This week, the United States Senate took a major step forward in expanding trade and investment relations between the United States and Rwanda by unanimously approving the United States-Rwanda Bilateral Investment Treaty (BIT).
The treaty will provide investors with legal protections that underscore the shared commitment of the United States and Rwanda to open investment and trade policies. It will also help further economic growth in Rwanda by reinforcing that government's economic reform program, which has rebuilt the Rwandan economy since the 1994 genocide. U.S.-led investment in Rwanda is poised to increase in the coming year, helping to grow both the American and Rwandan economies.
“This treaty will protect the rights of U.S. investors in Rwanda. The treaty will strengthen our two countries’ economic ties and enhance the confidence of U.S. investors in Rwanda, helping to promote the new investment that is critical to Rwanda’s economic development,” said Ambassador Ron Kirk. “Rwanda is recognized for its strong record of business climate reform and is capturing the attention of a growing number of U.S. companies. The Rwanda BIT will reinforce the Rwandan government’s efforts to further reform its economy and promote a strong, transparent business climate.”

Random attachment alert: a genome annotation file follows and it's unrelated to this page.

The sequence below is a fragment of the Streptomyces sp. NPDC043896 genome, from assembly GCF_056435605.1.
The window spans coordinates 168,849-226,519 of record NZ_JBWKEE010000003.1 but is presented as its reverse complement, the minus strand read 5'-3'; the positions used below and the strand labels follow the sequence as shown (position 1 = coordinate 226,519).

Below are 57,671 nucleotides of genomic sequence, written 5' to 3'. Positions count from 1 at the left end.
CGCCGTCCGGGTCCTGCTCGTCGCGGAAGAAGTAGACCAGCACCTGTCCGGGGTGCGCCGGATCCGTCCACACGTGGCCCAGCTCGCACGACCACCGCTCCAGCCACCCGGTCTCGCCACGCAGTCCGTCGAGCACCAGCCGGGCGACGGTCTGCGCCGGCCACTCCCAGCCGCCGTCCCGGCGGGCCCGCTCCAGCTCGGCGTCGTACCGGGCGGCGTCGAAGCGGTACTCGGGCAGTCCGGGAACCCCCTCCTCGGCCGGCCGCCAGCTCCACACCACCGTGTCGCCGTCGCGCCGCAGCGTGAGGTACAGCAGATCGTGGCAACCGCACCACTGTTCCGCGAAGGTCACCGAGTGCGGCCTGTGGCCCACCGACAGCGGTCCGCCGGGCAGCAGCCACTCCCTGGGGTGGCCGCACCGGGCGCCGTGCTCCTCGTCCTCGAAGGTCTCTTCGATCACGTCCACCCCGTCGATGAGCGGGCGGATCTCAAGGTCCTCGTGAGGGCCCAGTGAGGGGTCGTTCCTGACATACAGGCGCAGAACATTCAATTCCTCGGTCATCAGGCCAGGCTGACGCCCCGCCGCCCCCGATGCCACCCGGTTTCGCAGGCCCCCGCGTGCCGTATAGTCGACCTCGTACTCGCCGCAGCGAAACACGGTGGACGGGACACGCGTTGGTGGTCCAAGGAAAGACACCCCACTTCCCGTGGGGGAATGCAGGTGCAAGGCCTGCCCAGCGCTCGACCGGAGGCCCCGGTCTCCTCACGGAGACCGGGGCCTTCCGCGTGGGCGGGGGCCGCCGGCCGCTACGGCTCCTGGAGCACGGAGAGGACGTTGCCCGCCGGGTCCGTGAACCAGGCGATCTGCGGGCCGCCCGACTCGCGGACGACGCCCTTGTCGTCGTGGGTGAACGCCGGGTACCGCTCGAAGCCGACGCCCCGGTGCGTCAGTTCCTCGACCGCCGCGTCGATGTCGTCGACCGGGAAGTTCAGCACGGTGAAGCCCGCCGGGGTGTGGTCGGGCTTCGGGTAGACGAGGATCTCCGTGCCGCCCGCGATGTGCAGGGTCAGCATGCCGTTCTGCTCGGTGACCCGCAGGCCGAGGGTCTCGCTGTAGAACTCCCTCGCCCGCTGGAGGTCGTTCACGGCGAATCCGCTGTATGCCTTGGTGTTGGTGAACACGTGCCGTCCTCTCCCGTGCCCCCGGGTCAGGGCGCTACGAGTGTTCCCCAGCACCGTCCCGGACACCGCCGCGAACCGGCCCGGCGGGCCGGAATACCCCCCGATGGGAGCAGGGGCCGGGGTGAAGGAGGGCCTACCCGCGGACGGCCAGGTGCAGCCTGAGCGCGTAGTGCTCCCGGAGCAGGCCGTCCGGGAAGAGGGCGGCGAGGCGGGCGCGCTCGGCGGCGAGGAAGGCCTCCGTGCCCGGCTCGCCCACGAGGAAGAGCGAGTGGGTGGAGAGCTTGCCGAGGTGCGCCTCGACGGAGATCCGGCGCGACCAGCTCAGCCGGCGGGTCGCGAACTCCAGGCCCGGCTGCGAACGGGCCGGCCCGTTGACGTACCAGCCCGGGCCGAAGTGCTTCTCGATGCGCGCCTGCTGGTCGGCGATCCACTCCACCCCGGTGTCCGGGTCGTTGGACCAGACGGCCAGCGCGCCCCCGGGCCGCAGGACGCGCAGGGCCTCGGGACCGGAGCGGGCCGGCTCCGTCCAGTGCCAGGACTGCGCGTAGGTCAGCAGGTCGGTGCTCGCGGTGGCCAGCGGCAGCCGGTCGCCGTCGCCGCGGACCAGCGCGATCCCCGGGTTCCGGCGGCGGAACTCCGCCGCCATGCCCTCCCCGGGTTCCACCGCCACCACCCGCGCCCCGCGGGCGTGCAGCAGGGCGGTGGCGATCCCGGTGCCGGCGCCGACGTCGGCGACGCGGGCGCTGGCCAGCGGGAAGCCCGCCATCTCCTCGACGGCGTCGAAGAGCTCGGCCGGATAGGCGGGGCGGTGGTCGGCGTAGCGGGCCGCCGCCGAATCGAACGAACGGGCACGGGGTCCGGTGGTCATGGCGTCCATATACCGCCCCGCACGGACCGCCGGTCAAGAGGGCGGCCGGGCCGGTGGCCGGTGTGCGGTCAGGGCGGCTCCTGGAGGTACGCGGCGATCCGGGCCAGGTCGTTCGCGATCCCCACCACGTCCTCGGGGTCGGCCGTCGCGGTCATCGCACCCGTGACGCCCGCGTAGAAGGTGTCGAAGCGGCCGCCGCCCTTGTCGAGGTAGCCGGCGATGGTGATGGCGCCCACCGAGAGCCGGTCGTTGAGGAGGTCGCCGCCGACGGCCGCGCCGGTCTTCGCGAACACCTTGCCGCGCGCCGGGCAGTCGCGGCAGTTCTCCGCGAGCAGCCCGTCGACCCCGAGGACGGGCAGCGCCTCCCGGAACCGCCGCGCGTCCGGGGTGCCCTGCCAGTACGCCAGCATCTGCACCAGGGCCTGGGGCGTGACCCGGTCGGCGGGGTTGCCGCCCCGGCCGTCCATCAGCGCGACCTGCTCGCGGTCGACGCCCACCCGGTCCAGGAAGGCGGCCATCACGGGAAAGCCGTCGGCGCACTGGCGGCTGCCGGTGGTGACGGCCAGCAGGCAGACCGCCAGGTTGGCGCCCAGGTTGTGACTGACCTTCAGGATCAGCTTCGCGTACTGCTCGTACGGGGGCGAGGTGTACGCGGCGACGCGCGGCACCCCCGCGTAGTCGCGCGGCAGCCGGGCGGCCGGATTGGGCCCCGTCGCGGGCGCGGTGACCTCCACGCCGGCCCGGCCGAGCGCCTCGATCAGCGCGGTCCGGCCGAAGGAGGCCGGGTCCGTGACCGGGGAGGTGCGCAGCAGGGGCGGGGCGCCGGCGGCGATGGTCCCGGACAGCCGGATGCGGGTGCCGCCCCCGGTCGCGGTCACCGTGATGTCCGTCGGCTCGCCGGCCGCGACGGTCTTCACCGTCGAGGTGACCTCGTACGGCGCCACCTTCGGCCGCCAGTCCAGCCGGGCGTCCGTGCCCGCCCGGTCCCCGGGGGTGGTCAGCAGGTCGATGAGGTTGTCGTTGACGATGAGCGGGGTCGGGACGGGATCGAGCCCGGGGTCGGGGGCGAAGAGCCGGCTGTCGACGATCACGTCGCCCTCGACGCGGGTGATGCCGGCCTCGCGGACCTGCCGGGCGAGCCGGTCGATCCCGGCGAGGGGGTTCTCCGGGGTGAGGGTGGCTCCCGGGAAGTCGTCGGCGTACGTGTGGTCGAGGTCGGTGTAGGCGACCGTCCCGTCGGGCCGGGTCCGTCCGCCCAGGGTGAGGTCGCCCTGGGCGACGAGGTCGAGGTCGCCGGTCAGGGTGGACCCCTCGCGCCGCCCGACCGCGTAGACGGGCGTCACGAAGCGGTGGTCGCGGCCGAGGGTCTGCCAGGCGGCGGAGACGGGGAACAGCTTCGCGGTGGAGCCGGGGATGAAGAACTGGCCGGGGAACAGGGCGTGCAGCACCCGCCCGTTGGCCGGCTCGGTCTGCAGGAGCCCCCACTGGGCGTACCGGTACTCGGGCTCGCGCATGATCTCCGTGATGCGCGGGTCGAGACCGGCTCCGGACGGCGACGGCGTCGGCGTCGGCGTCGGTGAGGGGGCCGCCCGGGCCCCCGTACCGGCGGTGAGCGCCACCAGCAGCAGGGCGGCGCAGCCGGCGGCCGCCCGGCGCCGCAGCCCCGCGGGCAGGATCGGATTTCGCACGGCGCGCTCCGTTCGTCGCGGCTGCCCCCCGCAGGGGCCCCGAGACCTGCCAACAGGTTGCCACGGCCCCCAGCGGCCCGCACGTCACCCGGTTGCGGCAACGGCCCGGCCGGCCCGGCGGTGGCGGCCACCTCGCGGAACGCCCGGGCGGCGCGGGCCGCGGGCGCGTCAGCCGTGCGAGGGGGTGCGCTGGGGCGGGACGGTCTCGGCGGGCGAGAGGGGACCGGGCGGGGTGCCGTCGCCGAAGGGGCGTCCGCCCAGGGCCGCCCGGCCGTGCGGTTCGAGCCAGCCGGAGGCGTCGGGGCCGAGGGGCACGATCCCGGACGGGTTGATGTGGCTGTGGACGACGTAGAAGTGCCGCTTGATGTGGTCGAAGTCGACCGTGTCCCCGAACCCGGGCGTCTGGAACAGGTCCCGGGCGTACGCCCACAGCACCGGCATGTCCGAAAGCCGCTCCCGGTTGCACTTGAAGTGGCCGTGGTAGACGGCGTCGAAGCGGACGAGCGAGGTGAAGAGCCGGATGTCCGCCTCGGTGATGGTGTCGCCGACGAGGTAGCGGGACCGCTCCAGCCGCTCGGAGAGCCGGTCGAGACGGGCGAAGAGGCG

This is the first BIT that the United States has concluded with an African country in nearly a decade. It can serve as a model for future agreements with other African countries, including Mauritius, where a BIT is under negotiation; Ghana, where a BIT has been proposed; and with the East African Community, where a regional investment agreement has been proposed. The United States currently has five BITs in force in sub-Saharan Africa, with Cameroon, the Democratic Republic of Congo, Mozambique, the Republic of Congo, and Senegal.
USTR and the Department of State co-led the negotiation of this treaty.